Survival in war-torn Uganda
2006 (English)In: Anthropology Today, ISSN 0268-540X, E-ISSN 1467-8322, Vol. 22, no 2, 12-15 p.Article in journal (Refereed) Published
This article describes some of the slippery but very real non-formal aspects of economic life and war in Acholiland, northern Uganda, and attempt, in the words of anthropologist Carolyn Nordstrom, ‘an ethnography of the shadows’ – that is, a description of those frontier realities of power, non-formal economic exchanges and everyday survival. Today’s war in northern Uganda, although fought locally, is international and even global in character. Worldwide flows of imagery, weaponry and humanitarian aid become entangled with local socio-political realities. In narrating a young man’s story of survival, the article shows how internally displaced people in the war zone understand and explain the fact that the international community has become increasingly and inescapably entangled with the politics and practices of this war.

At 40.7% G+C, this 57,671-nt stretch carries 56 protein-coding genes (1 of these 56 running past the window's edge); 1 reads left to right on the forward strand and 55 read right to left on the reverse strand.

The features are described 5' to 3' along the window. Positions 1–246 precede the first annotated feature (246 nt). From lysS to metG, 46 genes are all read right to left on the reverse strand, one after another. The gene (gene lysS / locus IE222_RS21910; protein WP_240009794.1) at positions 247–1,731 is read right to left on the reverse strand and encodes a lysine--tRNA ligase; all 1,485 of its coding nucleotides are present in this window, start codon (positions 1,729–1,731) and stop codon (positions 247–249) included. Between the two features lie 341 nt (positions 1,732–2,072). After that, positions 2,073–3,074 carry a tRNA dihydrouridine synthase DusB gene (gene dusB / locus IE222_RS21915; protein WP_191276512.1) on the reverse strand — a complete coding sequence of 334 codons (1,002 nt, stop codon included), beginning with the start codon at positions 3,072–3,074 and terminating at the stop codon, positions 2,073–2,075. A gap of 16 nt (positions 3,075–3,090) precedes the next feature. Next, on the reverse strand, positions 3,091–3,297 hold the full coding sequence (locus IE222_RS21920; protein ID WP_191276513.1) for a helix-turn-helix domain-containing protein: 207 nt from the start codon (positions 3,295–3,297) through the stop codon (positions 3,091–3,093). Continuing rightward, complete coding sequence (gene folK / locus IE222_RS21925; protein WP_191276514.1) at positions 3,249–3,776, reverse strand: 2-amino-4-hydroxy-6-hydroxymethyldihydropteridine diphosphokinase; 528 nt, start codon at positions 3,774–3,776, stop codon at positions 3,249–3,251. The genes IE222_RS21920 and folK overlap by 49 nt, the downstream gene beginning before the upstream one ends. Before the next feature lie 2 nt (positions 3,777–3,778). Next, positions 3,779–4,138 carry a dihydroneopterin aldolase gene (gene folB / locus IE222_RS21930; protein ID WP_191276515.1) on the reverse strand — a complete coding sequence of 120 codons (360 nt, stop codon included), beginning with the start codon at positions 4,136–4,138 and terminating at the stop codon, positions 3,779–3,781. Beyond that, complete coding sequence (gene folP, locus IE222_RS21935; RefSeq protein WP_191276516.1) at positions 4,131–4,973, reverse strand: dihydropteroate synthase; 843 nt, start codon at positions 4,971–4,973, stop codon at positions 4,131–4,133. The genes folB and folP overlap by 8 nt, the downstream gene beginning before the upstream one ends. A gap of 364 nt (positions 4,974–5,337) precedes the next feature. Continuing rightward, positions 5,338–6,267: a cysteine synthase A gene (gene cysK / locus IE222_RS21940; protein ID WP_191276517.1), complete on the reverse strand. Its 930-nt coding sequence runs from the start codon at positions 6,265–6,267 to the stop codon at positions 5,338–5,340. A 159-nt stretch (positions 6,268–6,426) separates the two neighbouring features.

Place, publisher, year, edition, pages
2006. Vol. 22, no 2, 12-15 p.
War, internal displacement, humanitarian aid, Uganda, Acholi
Research subject Cultural Anthropology
IdentifiersURN: urn:nbn:se:uu:diva-77921DOI: 10.1111/j.1467-8322.2006.00423.xOAI: oai:DiVA.org:uu-77921DiVA: diva2:105834